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How to catch a rare conjunction of Jupiter and Venus on Sunday

A celestial show will put a nice bow on the weekend.

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Our nearest neighbor and the largest planet in the solar system will pass by each other Sunday. 

NASA

Two heavenly bodies that have never actually met will appear to give each other a quick cosmic kiss Sunday.

Venus and Jupiter will be just 1.5 degrees apart in the southwest sky just after sunset wherever you are, according to Sky and Telescope. Venus will be the lower one in the sky, and you should be able to make out both of them with either the naked eye or binoculars. 

Be sure to check out this sight 30 to 60 minutes after sunset, when the sky has begun to darken, but before both planets set below the horizon.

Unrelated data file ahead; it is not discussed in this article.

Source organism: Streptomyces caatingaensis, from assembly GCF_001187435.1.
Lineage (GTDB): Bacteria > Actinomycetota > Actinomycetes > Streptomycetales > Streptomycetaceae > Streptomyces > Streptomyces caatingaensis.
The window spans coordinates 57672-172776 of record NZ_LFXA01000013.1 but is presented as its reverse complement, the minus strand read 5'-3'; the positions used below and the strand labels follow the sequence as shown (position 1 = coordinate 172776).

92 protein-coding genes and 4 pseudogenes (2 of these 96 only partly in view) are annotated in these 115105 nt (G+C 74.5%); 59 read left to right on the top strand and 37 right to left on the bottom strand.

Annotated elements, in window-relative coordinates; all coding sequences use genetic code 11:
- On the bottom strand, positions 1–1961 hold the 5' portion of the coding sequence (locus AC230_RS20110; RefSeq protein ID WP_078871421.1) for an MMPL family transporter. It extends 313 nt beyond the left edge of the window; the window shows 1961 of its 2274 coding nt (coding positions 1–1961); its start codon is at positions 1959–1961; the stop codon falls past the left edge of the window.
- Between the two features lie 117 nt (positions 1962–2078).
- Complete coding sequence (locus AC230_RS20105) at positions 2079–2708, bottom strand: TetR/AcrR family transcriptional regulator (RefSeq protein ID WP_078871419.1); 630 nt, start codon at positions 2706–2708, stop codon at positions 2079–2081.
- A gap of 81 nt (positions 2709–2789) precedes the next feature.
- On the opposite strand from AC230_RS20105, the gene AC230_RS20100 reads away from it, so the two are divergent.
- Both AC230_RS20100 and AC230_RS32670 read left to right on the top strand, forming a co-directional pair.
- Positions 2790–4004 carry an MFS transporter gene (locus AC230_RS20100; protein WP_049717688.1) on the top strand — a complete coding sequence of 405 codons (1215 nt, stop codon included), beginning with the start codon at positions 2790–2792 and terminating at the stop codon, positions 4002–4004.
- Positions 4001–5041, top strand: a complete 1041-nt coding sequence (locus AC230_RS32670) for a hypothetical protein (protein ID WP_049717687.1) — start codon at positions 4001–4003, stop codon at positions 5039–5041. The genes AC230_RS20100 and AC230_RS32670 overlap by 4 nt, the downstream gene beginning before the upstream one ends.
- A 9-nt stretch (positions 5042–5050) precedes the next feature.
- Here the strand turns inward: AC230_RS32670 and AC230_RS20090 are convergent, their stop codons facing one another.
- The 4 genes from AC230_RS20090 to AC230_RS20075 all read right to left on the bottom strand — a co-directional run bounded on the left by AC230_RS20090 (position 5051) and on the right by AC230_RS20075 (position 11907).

This little meet-up is what's known in astronomy as a conjunction, and this is the first time we've seen this pairing in the sky since January when the two came within three degrees of each other. 

Of course, it's all a trick of perspective as these two planets are actually separated by millions of miles and an asteroid belt. 

If you miss this opportunity or the weather doesn't cooperate, the planets will remain relatively close to each other after sunset for the rest of the week, but drift ever further apart each night. 

The next conjunction comes next month, when Venus will pass by Saturn on Dec. 11.